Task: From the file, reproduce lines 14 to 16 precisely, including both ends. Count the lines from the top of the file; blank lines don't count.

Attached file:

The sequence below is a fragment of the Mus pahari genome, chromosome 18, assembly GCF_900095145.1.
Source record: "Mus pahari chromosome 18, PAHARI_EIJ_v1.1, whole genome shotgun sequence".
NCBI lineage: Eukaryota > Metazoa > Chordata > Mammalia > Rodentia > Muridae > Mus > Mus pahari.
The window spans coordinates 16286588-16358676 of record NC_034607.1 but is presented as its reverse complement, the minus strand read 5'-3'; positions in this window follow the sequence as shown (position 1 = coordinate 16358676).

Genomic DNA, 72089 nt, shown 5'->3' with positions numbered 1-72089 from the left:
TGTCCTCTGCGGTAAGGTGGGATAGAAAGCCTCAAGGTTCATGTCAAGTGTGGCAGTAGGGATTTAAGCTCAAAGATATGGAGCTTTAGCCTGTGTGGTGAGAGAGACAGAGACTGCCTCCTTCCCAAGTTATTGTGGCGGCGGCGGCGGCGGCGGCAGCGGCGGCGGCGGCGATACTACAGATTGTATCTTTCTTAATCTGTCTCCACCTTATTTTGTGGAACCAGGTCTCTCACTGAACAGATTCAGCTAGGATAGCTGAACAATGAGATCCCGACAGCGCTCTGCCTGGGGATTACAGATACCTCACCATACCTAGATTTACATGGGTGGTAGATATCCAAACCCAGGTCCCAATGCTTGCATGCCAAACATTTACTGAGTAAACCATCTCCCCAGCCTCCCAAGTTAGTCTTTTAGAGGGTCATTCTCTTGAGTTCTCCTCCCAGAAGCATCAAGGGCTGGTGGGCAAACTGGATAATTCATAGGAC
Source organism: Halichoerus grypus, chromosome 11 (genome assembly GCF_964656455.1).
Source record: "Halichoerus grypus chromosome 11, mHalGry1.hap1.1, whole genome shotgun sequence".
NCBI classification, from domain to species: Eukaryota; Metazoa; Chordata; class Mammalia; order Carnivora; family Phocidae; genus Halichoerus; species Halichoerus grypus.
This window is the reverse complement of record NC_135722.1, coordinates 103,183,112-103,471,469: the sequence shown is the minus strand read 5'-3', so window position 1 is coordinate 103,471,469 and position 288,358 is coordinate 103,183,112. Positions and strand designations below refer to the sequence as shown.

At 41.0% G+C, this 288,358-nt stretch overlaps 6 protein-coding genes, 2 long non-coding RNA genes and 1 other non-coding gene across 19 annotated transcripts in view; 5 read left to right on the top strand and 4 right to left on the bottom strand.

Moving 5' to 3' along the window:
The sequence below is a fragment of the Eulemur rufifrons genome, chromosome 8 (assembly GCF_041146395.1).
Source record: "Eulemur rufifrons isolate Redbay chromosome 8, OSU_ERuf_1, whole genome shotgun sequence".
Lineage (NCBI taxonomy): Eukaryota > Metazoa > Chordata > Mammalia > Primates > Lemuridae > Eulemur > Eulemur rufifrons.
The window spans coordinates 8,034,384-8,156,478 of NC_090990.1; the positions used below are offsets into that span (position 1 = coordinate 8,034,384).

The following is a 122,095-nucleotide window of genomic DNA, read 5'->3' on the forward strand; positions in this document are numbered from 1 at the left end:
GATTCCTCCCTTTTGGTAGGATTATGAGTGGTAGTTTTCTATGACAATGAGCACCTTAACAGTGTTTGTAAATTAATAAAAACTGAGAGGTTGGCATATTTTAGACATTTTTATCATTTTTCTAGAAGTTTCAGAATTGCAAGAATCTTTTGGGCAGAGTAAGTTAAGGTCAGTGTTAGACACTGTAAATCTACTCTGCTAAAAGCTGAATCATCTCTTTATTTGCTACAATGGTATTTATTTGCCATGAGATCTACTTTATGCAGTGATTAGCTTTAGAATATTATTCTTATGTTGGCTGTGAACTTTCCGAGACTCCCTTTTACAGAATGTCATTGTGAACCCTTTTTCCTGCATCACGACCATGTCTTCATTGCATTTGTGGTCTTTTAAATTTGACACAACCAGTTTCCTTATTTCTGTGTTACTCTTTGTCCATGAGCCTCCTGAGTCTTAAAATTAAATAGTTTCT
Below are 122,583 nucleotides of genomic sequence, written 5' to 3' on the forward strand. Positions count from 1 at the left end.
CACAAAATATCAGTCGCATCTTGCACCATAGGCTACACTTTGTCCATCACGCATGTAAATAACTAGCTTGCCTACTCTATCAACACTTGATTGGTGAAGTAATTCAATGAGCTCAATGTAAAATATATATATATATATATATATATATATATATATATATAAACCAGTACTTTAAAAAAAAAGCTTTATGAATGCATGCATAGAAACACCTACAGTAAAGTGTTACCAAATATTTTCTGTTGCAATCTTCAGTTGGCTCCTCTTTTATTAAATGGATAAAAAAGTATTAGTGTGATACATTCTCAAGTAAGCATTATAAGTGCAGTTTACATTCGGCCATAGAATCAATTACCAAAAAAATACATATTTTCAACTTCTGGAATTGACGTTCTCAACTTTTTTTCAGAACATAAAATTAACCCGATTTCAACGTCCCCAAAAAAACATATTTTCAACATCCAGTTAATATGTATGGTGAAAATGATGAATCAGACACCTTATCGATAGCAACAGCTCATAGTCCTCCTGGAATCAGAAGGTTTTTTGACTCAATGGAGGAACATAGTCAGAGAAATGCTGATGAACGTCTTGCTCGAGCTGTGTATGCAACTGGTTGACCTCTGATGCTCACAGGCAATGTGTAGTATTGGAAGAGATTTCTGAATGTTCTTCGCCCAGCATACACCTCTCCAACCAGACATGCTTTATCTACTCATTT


Source record: "Eulemur rufifrons isolate Redbay chromosome 8, OSU_ERuf_1, whole genome shotgun sequence".
Lineage (NCBI taxonomy): Eukaryota > Metazoa > Chordata > Mammalia > Primates > Lemuridae > Eulemur > Eulemur rufifrons.
The window spans coordinates 8,034,384-8,156,478 of NC_090990.1; the positions used below are offsets into that span (position 1 = coordinate 8,034,384).